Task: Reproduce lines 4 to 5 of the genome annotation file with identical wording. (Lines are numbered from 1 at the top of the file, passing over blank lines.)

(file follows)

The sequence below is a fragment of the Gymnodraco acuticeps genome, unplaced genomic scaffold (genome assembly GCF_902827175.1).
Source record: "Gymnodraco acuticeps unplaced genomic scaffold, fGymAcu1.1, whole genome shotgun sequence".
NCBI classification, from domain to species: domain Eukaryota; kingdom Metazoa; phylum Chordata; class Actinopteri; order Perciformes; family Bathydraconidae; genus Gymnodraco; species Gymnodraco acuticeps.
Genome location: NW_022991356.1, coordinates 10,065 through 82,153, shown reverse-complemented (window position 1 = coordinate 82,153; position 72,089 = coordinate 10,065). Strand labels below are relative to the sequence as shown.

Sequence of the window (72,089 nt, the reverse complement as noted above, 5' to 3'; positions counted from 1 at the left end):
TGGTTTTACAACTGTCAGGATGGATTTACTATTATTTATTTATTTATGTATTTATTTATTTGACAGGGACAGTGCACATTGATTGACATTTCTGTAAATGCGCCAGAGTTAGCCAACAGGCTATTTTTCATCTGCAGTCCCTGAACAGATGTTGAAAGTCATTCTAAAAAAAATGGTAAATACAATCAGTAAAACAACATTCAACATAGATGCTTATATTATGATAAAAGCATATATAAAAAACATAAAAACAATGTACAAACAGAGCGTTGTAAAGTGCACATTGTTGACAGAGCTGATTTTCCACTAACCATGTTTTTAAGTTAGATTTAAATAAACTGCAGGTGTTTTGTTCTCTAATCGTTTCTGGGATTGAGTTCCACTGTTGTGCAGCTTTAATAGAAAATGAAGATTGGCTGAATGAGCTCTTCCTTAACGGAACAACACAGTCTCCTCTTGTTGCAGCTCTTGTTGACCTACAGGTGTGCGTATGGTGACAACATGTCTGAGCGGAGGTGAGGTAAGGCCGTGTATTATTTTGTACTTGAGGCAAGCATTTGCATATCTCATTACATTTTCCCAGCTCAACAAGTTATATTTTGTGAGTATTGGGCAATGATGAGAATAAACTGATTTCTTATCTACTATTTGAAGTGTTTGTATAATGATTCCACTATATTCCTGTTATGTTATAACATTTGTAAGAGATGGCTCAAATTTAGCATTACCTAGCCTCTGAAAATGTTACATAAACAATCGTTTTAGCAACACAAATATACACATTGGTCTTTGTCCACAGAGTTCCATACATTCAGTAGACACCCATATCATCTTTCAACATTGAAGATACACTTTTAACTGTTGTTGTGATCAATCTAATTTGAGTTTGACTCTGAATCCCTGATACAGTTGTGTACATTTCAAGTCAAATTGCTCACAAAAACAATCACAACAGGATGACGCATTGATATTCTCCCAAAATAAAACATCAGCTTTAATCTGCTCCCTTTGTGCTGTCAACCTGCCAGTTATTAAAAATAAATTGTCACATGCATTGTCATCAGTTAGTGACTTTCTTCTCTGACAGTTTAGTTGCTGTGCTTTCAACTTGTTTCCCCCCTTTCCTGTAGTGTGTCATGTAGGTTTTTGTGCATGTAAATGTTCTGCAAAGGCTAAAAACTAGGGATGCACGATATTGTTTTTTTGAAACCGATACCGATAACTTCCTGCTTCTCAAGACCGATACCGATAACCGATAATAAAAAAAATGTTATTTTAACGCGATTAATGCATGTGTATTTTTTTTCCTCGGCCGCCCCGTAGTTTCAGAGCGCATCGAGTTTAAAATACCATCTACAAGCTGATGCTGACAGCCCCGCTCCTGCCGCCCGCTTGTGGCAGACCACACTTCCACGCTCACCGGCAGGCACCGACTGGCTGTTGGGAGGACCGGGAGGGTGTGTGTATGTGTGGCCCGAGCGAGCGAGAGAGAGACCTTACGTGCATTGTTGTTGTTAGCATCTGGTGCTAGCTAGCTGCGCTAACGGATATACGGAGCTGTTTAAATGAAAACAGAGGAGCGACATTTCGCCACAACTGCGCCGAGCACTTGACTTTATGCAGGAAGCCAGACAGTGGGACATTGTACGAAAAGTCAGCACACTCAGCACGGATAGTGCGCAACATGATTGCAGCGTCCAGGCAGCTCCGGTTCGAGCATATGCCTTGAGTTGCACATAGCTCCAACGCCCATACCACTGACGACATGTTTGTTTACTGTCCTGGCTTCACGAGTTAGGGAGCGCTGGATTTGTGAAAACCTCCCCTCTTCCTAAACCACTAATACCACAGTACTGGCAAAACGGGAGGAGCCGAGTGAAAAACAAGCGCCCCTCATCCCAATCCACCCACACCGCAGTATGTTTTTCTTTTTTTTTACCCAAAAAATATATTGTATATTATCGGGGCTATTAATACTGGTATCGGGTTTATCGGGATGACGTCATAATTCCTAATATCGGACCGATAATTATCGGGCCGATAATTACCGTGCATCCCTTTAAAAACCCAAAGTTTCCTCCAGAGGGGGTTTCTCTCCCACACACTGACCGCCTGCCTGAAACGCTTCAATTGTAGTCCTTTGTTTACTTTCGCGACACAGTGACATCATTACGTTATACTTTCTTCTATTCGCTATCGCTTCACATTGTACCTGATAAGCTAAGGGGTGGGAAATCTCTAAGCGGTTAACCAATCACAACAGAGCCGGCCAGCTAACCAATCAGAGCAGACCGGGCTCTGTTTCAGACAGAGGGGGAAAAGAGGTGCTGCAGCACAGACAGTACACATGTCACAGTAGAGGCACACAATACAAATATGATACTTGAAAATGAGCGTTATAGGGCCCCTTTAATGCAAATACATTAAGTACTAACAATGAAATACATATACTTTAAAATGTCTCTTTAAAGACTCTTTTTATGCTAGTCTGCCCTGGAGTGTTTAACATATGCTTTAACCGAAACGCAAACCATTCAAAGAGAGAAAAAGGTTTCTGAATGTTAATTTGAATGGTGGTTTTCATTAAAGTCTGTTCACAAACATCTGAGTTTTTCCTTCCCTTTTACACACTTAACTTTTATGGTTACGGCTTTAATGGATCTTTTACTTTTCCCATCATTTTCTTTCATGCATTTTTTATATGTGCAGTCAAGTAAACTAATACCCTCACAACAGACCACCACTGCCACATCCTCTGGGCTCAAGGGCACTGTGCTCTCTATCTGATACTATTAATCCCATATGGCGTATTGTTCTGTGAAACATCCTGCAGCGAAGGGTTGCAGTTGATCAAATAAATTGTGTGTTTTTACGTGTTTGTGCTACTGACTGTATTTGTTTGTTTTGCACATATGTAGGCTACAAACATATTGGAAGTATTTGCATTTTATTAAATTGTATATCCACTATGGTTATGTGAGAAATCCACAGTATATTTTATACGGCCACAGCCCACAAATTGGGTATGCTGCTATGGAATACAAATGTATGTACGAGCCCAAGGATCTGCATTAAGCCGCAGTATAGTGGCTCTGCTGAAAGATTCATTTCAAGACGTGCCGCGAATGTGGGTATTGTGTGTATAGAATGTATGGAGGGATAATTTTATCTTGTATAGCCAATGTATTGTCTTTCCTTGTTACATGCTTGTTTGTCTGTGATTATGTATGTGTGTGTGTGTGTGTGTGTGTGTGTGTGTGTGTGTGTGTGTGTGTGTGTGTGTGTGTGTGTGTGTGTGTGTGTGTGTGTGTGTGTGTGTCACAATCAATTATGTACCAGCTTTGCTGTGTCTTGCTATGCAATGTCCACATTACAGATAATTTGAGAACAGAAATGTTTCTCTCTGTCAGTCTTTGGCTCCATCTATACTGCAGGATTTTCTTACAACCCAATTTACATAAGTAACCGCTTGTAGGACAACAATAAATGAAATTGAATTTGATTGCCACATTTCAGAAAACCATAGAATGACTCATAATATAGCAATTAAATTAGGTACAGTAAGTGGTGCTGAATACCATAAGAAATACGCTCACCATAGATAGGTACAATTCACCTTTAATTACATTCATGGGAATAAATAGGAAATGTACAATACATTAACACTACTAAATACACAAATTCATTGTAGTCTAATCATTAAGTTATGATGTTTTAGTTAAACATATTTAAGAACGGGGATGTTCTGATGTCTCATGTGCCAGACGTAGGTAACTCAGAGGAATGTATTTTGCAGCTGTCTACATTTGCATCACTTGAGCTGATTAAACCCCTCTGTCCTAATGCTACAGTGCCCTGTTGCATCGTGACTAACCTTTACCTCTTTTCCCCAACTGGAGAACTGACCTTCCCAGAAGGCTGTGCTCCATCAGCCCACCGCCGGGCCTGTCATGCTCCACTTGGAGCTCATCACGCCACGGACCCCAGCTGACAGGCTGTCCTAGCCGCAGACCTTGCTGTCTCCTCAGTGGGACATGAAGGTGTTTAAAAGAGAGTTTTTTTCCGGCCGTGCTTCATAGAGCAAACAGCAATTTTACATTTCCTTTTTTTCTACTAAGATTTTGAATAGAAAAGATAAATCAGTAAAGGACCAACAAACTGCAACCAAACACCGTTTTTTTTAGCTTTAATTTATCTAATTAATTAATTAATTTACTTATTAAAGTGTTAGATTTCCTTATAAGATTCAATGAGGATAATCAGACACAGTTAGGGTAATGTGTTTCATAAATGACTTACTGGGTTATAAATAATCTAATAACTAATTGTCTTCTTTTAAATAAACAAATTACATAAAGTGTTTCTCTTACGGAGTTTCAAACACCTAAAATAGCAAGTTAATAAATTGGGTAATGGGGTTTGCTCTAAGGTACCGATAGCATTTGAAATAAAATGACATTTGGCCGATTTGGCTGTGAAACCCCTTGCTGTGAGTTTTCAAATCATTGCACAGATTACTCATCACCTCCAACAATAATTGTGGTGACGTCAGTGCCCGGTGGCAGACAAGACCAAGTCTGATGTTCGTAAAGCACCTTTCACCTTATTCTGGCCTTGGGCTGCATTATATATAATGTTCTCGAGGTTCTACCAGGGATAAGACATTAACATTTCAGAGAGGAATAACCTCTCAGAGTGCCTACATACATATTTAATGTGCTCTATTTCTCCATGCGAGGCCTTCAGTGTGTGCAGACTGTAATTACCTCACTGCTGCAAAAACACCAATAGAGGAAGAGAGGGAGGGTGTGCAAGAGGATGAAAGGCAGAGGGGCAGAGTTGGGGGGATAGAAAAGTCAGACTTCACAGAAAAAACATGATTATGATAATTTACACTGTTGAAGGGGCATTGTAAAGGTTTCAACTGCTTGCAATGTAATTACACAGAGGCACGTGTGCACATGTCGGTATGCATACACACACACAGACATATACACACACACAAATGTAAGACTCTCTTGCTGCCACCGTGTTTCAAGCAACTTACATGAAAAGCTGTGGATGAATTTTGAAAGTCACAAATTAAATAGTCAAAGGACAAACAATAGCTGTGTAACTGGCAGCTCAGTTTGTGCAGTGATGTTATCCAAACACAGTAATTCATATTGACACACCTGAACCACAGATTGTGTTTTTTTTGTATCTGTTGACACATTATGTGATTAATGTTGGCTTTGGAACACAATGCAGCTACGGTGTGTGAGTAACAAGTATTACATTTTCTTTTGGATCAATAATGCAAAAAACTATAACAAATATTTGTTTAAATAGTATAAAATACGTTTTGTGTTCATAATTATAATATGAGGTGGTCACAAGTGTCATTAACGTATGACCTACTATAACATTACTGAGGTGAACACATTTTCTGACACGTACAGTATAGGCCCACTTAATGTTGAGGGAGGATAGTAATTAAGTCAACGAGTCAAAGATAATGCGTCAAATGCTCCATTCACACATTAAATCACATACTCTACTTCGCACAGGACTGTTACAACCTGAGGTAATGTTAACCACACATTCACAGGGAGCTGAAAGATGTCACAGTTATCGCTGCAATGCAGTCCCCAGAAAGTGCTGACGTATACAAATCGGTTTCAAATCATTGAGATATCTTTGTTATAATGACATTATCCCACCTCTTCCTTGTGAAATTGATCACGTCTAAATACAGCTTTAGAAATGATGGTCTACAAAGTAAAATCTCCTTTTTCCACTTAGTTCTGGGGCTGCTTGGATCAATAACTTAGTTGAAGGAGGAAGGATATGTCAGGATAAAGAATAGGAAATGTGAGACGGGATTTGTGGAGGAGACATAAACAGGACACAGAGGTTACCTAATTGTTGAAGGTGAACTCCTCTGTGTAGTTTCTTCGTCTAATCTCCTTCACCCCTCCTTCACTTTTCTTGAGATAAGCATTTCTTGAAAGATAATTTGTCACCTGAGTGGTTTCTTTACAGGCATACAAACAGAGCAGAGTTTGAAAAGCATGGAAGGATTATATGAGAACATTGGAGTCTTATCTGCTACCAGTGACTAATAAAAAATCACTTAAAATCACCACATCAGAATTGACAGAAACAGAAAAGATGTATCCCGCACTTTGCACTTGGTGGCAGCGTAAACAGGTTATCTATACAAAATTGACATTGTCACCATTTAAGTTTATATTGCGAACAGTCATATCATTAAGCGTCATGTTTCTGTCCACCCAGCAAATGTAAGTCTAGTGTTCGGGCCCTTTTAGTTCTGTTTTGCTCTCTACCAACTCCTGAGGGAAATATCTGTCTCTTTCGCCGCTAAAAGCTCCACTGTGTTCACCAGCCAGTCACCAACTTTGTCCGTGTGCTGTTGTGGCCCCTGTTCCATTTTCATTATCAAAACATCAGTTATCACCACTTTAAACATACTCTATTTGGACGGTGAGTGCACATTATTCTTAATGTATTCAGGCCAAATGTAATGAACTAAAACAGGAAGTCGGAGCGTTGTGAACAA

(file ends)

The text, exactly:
Genome location: NW_022991356.1, coordinates 10,065 through 82,153, shown reverse-complemented (window position 1 = coordinate 82,153; position 72,089 = coordinate 10,065). Strand labels below are relative to the sequence as shown.

Sequence of the window (72,089 nt, the reverse complement as noted above, 5' to 3'; positions counted from 1 at the left end):